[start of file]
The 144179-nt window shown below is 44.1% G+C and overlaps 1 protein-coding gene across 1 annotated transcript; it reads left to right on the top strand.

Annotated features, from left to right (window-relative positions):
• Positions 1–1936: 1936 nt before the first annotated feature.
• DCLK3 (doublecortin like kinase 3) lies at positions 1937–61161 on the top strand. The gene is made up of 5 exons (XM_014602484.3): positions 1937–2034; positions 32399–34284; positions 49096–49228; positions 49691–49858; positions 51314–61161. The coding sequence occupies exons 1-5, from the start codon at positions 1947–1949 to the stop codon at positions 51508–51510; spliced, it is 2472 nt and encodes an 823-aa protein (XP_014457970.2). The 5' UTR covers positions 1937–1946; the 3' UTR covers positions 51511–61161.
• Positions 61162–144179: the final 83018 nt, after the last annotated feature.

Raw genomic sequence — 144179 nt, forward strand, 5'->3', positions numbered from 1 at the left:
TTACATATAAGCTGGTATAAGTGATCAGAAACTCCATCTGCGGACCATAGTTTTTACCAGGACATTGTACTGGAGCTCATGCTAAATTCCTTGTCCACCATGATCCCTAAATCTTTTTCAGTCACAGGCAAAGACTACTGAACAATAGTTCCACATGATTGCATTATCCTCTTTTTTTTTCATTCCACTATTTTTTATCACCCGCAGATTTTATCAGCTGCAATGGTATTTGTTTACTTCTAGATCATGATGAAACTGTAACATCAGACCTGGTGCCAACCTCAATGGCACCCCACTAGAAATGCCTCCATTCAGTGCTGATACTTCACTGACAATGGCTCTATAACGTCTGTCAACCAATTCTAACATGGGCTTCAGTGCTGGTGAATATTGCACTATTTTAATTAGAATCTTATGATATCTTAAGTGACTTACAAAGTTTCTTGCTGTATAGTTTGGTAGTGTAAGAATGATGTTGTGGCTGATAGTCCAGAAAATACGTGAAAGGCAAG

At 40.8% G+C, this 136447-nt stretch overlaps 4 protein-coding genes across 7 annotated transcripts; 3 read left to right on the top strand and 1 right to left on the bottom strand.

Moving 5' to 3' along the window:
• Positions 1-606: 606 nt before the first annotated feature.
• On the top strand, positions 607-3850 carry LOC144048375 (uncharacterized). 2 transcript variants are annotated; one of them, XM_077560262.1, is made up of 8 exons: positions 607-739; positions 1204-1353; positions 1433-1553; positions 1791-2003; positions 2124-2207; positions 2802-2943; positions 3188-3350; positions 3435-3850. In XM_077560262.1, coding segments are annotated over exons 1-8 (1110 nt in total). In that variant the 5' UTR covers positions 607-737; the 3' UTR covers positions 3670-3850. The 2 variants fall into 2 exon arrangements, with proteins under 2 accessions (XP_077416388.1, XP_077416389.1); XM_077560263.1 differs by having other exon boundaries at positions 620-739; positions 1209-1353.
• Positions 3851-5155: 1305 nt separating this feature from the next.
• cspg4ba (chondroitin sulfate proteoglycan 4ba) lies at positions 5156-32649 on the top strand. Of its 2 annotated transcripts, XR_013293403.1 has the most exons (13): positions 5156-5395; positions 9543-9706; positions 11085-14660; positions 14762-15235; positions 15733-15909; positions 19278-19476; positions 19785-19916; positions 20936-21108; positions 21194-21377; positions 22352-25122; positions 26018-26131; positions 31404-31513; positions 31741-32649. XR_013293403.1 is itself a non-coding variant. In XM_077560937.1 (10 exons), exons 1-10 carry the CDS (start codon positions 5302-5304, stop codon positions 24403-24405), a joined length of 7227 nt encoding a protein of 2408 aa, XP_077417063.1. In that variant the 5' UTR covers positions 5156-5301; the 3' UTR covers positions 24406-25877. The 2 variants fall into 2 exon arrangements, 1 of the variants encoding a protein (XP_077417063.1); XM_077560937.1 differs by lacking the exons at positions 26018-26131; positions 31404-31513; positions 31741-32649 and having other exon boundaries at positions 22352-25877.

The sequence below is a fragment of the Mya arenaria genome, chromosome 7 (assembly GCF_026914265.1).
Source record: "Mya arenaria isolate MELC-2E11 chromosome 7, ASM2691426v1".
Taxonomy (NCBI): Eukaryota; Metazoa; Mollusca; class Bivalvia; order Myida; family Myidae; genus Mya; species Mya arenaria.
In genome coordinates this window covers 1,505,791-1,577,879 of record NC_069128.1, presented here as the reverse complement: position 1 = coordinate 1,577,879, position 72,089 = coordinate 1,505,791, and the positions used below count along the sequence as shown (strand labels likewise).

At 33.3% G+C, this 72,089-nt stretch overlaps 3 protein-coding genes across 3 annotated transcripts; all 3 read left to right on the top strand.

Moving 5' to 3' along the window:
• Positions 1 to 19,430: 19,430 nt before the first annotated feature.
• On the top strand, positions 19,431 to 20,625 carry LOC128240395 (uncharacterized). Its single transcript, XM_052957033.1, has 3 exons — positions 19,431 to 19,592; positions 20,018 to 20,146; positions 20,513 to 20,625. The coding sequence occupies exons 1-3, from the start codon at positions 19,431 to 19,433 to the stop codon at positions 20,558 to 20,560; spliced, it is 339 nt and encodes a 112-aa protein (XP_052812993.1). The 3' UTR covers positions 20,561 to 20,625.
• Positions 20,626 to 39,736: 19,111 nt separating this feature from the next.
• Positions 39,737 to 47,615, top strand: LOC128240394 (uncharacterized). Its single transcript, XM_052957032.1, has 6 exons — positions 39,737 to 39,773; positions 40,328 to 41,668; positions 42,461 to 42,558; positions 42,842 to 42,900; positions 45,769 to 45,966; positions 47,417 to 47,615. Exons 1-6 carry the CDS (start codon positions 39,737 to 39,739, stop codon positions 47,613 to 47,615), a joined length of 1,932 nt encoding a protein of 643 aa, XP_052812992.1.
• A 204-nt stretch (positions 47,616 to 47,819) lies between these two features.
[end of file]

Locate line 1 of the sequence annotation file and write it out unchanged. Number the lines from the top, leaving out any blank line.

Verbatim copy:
The 144179-nt window shown below is 44.1% G+C and overlaps 1 protein-coding gene across 1 annotated transcript; it reads left to right on the top strand.